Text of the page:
On Friday it was announced that three people had died in recent years as a result of eating meats contaminated with listeria. How dangerous is this bacterium and what can you do to prevent an infection?

What exactly is listeria?

Listeria is a pathogenic bacterium that occurs everywhere in nature, such as in soil and water. However, the bacteria is most common in products of animal origin, such as meat. There are different varieties of listeria, but you can get quite sick of one species. Annually, about eighty cases of a listeria infection are reported.

How dangerous is the bacterium?

Most people who come into contact with listeria do not notice it or only get mild flu symptoms such as nausea and diarrhea. However, vulnerable groups run a greater risk. For example, pregnant women may experience premature birth or miscarriage. In any case, pregnant women are generally twenty times more likely to fall ill than those with a normal immune system.

Young children, the elderly or people with a weakened immune system also run a greater risk. With them, listeria can lead to blood poisoning or meningitis. Such an infection can have fatal consequences.

How do I know if my meat products are possibly contaminated?

Jumbo, Aldi, Sligro and Versunie are customers of the meat factory where the bacteria was discovered. Possibly contaminated meat products have been removed from the shelves by the supermarkets, so all meat that is still in the supermarket is safe.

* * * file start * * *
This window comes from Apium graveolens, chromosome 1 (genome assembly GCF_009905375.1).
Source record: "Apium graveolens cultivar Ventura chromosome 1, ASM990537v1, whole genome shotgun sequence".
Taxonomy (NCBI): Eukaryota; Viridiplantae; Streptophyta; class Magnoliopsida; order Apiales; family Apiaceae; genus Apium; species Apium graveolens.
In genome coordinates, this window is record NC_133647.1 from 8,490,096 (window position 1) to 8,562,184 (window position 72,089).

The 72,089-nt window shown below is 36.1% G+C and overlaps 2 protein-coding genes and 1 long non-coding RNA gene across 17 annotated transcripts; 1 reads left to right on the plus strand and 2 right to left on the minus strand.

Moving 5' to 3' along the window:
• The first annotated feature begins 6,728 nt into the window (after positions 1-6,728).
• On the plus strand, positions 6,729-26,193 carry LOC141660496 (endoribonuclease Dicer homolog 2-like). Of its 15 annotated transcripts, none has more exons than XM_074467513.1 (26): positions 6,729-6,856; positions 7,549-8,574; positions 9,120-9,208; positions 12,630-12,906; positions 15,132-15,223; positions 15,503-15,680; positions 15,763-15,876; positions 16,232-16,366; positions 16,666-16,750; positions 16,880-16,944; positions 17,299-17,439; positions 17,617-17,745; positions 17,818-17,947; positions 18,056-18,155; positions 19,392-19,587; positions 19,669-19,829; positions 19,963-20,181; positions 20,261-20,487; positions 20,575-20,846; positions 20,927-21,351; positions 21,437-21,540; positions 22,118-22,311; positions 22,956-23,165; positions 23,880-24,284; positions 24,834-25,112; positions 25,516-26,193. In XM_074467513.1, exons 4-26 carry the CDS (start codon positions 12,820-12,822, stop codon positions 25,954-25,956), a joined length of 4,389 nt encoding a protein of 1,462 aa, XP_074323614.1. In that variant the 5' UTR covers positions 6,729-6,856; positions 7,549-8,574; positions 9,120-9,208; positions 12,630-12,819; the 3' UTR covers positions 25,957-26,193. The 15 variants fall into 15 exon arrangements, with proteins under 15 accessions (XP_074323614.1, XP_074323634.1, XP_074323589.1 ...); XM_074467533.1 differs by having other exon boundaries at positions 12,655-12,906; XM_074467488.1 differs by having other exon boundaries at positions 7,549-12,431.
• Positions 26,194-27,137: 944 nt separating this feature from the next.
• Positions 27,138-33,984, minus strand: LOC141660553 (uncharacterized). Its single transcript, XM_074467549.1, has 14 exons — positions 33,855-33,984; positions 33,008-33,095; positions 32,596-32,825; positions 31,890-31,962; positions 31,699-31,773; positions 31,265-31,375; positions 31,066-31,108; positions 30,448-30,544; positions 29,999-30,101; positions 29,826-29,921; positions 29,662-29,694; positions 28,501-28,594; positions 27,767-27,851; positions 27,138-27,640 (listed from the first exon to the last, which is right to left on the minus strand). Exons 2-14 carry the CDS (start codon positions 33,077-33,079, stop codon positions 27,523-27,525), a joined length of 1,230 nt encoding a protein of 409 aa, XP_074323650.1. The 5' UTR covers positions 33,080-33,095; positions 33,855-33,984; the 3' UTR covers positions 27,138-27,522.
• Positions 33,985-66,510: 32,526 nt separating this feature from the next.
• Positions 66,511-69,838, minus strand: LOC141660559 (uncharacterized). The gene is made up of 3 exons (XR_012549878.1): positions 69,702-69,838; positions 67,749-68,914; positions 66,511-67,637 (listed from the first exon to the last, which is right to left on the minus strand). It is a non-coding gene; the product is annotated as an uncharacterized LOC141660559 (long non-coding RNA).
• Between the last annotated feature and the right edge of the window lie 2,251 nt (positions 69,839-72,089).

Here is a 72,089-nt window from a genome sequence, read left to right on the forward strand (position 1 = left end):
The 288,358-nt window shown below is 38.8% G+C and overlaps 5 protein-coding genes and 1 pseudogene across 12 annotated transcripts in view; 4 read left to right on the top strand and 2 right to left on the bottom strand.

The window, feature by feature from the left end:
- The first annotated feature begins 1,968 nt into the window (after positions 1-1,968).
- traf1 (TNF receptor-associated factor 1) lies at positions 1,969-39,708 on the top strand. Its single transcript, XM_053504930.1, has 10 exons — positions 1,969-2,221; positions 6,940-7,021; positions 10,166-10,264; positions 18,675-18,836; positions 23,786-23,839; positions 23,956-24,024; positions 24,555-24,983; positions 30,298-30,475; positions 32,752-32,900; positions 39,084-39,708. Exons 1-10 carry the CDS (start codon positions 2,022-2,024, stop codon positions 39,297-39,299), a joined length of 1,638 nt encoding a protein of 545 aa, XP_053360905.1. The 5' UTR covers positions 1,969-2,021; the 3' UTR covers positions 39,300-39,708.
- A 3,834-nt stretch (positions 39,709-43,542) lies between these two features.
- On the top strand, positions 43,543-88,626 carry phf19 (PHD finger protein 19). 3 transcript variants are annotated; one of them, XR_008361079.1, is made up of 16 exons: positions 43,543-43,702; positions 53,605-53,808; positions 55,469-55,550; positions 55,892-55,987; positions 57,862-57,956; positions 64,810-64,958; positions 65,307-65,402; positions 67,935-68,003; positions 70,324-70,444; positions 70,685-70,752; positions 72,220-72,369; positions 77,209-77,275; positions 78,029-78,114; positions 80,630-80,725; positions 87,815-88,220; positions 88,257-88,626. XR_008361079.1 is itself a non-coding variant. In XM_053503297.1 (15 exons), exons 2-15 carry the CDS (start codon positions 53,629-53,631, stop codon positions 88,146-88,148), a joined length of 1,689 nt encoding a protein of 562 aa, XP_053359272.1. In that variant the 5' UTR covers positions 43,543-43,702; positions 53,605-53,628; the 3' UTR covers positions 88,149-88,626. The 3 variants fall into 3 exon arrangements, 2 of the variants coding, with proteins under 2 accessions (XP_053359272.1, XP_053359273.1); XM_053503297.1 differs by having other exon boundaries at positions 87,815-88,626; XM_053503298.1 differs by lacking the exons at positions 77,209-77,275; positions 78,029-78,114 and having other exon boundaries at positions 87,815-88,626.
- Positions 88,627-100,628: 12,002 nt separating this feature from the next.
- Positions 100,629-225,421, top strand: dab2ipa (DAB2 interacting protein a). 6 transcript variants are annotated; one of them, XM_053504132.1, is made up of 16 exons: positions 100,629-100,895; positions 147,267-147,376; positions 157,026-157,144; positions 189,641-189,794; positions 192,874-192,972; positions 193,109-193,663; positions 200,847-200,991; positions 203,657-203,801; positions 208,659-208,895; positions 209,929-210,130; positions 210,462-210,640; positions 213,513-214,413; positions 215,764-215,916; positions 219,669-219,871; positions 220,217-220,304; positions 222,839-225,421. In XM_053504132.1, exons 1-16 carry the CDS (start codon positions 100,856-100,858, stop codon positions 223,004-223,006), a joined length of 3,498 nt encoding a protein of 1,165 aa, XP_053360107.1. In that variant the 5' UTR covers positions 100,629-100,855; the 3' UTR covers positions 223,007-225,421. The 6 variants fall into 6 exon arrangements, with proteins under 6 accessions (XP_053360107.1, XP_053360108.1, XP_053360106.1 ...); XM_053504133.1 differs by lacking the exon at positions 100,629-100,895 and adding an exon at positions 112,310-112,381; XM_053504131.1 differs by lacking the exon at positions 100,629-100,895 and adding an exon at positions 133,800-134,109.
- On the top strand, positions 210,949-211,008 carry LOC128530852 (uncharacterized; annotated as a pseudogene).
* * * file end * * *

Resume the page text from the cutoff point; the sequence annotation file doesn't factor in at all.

In order to find out for yourself whether you have risky meat products in the fridge, the supermarkets have released lists of possibly contaminated meat products. 130 products were removed from the shelves at Jumbo. Wholesaler Sligro has also published a substantial list. At Aldi there are four products: sliced ​​roast beef, the 'tapas sausage assortment', fricandeau and seasoned beef roulade. Other chains inform their customers themselves about potentially contaminated products.

Customers who have purchased contaminated meat are called to return it to the store.

What if I have eaten a potentially contaminated product?

If you have eaten one of the meat products, the National Institute for Public Health and the Environment (RIVM) recommends that you contact your doctor only in the event of a serious illness accompanied by fever. A blood test can be used to determine if there is any listeriosis, the disease that you can get as a result of a listeria infection. The bacterium can be treated with antibiotics.

What measures can you generally take to prevent contamination with this bacterium?

The Voedingscentrum recommends that food should always be heated properly. The bacterium does not survive temperatures above 70 degrees.

In addition, it is advised to always keep refrigerated products such as meat (s) in a well-adjusted refrigerator, preferably at a temperature of four degrees. The Voedingscentrum also recommends disposing of perishable food after the expiry date.

Risk groups can better avoid raw products such as meat, egg, milk and fish. Ready-made smoked fish, such as salmon or eel from the refrigerator, can best be avoided. This is because the bacteria can easily multiply in these long-lasting products.


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